Feb. 11 (UPI) -- The Coast Guard received its newest Sentinel-class fast response cutter, the Coast Guard Cutter Frederick Hatch, from Bollinger Shipyards in Key West, Fla., Thursday.
According to the Coast Guard, the Frederick Hatch will be the third FRC stationed in Guam, and will arrive in Santa Rita during the summer.
"The fast response cutters in the Pacific are a game changer for the Coast Guard," said Cmdr. Josh Empen, deputy sector commander, Coast Guard Sector Guam.
"Frederick Hatch will be the third fast response cutter in Guam, joining the Coast Guard Cutters Myrtle Hazard and Oliver Henry who have already saved mariners in distress at sea, intercepted narcotics, and boarded several vessels to deter illegal, unreported and unregulated fishing in Oceania. These cutters are conducting longer missions over greater distances than the older patrol boats they are replacing," Empen said.
The Frederick Hatch, which will support a crew of 24, was placed in commission, special status, and will remain in Florida while the crew completes pre-commissioning trials and maintenance.
It will join Coast Guard Cutter Myrtle Hazard and Coast Guard Cutter Oliver Henry.
The FRCs are slated to replace the older 110-foot Island-class patrol boats formerly stationed in Guam.
According to the Coast Guard, the vessels boast a wide array of improvements over their predecessors, including advanced command, control, communications, computers, intelligence, surveillance and reconnaissance systems designed to assist crews with patrolling coastal regions.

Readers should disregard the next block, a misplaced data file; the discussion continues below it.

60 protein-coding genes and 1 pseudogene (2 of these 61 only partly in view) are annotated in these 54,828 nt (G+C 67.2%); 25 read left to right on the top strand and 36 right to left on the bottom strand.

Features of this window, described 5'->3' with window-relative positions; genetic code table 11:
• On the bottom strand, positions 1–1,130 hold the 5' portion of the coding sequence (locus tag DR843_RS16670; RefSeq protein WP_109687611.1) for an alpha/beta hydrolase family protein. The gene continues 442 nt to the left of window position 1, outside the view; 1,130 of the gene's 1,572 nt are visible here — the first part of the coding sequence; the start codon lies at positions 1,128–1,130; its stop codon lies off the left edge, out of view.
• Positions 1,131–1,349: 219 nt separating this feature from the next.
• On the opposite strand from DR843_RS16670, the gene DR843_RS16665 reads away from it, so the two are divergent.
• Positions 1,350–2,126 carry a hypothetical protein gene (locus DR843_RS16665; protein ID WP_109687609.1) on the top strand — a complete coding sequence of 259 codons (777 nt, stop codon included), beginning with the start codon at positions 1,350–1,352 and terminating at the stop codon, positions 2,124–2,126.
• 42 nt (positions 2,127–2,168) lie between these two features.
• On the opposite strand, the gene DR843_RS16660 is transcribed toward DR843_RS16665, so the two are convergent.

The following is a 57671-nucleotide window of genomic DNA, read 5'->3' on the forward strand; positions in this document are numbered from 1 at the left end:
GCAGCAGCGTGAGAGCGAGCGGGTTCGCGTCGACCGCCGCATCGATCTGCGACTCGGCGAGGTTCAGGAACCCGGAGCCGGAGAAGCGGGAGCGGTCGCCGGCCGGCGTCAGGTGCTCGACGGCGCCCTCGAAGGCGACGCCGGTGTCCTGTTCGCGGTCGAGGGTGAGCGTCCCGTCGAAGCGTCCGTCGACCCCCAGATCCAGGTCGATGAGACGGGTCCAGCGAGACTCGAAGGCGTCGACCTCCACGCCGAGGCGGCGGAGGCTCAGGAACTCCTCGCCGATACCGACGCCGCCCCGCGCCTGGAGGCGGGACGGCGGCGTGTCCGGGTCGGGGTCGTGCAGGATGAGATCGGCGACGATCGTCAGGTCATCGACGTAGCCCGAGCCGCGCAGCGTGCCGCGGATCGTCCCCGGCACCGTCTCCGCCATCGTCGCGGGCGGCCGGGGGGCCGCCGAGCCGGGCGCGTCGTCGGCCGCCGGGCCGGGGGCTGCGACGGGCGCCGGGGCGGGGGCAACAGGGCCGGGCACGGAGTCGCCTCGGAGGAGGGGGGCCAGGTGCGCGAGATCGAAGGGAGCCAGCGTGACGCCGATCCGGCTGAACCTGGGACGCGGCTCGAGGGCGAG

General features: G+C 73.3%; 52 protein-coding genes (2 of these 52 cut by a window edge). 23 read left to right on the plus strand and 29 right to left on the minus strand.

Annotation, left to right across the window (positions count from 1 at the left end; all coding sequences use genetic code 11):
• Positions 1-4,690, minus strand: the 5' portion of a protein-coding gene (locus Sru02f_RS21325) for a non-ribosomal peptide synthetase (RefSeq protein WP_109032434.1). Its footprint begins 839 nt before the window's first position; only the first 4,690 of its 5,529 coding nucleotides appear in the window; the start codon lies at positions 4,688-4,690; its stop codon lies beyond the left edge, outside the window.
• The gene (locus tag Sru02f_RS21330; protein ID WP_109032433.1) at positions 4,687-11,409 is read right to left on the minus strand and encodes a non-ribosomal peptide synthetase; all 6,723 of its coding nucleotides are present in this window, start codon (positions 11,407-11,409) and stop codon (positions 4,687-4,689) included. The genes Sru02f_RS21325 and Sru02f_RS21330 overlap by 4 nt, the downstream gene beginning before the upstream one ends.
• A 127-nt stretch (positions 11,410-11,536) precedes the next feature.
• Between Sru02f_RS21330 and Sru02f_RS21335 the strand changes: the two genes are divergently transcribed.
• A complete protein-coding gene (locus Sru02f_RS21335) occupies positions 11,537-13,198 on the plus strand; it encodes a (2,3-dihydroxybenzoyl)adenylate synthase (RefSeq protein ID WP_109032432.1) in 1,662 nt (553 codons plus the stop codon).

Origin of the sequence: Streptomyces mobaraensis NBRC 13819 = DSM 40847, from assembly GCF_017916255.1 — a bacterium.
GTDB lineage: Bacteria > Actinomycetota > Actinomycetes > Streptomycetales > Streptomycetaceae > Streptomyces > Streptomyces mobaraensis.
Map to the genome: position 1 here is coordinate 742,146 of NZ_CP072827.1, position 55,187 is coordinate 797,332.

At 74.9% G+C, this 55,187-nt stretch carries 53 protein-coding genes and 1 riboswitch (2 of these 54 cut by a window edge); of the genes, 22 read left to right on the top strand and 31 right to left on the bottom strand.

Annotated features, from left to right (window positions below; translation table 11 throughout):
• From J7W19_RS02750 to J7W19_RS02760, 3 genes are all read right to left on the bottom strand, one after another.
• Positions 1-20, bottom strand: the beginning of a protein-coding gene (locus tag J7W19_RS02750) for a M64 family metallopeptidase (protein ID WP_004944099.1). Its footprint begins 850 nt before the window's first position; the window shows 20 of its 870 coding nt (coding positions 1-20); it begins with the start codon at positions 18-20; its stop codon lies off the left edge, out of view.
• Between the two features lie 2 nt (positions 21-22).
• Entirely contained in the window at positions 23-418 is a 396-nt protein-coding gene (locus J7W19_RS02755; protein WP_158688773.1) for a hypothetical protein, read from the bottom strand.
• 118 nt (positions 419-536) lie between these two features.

"All of our accomplishments to date are due to the tremendous amount of hard work our crew has put in to this process," said Lt. Craig Rooke, the Frederick Hatch's commanding officer. "They continue to amaze me everyday with their great attitude and their tremendous effort that they have been putting into the pre-commission process. I know Frederick Hatch would be proud."
The cutter is named after Frederick Hatch, a Coast Guard enlistee and two-time recipient of the Gold Lifesaving Medal.
He received the first medal in 1884 while a surfman at the Cleveland Life-Saving Station for rescuing the crew of the schooner Sophia Minch during an October storm.
Later he transferred to the Lighthouse Service, and received a second medal after he rescued those on board the schooner Wahnapitae which grounded near the Cleveland Breakwater lighthouse in 1890.